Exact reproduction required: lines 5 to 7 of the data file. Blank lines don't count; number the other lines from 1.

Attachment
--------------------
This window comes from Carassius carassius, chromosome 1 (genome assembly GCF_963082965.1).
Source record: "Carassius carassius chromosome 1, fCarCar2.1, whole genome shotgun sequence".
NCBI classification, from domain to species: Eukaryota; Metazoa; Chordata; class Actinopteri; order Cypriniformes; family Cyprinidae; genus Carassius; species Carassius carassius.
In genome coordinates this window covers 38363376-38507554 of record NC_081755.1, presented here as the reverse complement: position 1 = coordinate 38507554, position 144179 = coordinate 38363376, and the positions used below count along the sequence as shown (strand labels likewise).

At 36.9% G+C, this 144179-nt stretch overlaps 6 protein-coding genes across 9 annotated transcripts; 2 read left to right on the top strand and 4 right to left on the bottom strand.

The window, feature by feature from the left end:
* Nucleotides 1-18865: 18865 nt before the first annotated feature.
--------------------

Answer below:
At 36.9% G+C, this 144179-nt stretch overlaps 6 protein-coding genes across 9 annotated transcripts; 2 read left to right on the top strand and 4 right to left on the bottom strand.

The window, feature by feature from the left end:
* Nucleotides 1-18865: 18865 nt before the first annotated feature.